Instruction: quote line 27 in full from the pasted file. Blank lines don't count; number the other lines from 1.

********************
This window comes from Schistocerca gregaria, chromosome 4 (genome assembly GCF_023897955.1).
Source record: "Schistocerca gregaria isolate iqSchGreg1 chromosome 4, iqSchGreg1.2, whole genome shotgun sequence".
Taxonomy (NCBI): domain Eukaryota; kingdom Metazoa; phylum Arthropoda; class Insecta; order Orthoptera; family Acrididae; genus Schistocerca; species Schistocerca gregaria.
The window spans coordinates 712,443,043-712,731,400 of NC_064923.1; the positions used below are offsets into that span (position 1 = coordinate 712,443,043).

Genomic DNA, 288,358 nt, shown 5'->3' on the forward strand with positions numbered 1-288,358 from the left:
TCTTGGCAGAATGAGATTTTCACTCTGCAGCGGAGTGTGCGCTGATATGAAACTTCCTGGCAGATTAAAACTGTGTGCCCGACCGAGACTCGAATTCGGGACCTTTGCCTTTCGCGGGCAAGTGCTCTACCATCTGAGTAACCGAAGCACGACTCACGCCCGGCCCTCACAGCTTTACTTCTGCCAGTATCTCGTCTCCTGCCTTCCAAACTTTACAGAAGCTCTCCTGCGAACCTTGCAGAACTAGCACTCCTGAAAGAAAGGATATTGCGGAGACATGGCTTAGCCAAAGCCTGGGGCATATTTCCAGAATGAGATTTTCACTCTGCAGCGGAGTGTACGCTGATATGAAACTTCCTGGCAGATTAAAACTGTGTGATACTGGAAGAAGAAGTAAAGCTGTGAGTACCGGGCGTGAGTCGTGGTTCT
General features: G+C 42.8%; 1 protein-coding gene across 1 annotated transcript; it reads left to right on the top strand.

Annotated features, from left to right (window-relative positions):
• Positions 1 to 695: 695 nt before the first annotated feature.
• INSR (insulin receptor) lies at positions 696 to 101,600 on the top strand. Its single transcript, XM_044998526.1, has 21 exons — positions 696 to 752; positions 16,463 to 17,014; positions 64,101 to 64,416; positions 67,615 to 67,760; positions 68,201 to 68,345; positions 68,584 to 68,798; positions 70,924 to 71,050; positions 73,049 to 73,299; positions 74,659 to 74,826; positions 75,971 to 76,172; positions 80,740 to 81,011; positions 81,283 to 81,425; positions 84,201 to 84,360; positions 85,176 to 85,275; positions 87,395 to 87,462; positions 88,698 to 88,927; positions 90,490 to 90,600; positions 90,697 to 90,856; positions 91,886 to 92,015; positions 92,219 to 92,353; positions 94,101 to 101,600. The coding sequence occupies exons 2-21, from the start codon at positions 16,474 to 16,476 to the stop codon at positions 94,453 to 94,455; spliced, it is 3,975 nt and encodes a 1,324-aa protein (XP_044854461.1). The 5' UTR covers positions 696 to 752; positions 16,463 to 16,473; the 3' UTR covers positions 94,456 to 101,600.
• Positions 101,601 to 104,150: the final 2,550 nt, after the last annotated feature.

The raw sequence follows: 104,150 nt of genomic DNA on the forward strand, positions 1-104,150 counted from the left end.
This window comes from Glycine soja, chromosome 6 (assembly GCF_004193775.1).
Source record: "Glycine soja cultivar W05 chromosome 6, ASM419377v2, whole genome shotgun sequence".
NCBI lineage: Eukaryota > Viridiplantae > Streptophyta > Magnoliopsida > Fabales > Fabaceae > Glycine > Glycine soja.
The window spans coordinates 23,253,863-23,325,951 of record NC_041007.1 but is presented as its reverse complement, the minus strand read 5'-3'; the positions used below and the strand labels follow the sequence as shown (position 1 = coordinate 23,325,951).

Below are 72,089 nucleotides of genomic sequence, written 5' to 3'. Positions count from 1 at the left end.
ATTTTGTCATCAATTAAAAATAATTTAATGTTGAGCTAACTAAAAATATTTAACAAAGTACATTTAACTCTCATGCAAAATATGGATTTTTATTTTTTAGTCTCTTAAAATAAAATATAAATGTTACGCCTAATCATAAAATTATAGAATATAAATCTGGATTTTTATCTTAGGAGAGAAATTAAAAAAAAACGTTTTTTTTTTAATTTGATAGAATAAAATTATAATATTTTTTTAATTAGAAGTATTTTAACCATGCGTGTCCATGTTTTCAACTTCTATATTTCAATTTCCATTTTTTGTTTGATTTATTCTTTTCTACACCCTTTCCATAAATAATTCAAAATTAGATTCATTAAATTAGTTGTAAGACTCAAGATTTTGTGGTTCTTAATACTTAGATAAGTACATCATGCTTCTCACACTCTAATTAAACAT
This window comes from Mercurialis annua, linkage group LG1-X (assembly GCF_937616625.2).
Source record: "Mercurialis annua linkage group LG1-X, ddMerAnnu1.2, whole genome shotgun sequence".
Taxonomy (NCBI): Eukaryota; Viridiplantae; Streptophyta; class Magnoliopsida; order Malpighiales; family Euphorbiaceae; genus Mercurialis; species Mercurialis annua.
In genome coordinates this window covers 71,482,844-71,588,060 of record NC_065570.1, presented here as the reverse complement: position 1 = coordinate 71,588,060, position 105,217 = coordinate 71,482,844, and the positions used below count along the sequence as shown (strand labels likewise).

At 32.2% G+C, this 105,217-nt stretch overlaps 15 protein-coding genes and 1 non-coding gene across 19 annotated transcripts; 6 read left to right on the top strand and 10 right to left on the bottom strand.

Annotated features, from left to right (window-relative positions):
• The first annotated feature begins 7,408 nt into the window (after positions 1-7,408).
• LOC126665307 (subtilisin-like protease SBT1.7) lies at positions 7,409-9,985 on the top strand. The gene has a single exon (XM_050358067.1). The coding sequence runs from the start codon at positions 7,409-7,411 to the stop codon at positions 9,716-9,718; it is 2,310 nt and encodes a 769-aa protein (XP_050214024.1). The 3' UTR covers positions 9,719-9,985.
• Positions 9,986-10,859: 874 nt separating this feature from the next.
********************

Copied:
• Positions 9,986-10,859: 874 nt separating this feature from the next.